We have been closely following a number of cases where it is being argued by those acting on behalf of borrowers with interest rate swap miss-selling claims that by artificially fixing Libor (the interbank lending rate) implied terms in the swap agreement as to the rates accuracy were breaches, and as a result the agreements can be set aside.
Guardian Care Homes v Barclays is currently making its way through the Courts. The Pursuers have sought information from the Bank as to their knowledge of the rate fixing. Order for the disclosure of this information have been granted. The judge said that it “just seems perfectly obvious… that the people responsible for giving those instructions must have known customers were being misled” and ordered the release of the information. Employees linked to the rate fixing have asked the Court for anonymity and last week that request was refused.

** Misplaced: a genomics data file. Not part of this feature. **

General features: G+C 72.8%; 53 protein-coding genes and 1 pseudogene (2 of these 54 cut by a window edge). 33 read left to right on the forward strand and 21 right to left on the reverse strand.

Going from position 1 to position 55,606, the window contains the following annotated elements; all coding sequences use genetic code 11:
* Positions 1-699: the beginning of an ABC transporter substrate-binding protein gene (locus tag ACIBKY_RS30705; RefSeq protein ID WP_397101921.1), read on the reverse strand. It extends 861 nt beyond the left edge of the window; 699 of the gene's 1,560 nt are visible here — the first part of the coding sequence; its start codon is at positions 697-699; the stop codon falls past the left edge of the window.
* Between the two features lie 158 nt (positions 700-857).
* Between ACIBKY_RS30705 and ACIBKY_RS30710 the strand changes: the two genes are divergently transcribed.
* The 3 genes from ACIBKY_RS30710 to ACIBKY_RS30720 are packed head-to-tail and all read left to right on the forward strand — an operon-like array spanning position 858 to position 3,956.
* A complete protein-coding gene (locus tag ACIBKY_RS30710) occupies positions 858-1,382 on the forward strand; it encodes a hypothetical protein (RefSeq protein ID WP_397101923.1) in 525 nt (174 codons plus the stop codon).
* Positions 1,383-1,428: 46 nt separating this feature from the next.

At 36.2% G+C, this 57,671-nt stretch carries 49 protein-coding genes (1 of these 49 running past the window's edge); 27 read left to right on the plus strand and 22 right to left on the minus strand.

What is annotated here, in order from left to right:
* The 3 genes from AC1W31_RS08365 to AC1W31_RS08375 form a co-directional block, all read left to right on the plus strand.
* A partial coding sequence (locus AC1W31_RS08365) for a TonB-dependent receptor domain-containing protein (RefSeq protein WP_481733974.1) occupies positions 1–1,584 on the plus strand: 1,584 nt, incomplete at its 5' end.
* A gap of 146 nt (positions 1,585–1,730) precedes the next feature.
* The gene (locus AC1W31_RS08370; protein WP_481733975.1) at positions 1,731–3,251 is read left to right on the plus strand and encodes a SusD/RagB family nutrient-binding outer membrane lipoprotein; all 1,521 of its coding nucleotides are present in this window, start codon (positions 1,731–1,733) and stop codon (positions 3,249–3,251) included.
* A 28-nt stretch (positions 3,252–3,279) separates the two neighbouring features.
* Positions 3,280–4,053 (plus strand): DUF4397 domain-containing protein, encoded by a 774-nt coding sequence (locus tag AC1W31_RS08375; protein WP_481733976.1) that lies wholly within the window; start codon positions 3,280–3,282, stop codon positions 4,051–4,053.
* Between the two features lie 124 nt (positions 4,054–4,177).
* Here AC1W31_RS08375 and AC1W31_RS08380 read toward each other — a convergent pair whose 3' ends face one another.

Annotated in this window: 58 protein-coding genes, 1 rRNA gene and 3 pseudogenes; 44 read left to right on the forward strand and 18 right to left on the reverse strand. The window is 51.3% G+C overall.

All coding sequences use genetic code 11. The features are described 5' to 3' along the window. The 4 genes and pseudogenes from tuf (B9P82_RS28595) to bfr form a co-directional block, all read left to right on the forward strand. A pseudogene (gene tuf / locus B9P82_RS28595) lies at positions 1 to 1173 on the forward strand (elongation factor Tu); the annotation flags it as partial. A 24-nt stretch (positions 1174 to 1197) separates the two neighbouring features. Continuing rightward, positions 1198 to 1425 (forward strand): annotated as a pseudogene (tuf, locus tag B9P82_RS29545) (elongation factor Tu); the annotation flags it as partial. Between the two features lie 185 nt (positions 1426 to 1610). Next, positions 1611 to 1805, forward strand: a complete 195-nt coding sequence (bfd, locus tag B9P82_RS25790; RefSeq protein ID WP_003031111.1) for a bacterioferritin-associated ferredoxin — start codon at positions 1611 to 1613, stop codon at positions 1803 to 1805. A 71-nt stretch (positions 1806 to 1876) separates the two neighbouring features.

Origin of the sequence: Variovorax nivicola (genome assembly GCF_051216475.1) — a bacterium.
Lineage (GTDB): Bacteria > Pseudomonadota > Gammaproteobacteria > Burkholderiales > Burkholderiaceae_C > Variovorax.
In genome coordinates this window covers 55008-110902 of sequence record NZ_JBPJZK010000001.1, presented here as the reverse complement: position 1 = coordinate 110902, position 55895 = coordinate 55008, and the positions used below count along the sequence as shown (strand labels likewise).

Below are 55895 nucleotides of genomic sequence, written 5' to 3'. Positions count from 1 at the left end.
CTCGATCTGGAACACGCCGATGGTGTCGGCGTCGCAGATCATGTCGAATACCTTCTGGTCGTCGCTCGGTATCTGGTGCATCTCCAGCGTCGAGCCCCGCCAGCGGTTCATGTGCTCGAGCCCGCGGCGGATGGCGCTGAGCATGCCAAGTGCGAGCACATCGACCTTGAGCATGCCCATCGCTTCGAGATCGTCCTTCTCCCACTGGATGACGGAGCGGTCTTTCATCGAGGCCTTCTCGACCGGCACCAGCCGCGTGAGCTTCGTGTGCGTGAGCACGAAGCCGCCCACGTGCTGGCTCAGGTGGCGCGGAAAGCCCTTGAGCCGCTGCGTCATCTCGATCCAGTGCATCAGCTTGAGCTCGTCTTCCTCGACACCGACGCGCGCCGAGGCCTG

As this case progresses it will be interesting to find out how widely known the rate-fixing activity was within Barclays. That said the ramifications of the pursuers winning this case are enormous for Barclays (and other banks embroiled in this sort of rate fixing). Hundreds of thousands of financial instruments (and not just those that were allegedly miss-sold) could be set aside. We would imagine that Barclays are thinking very hard about a settlement out of Court.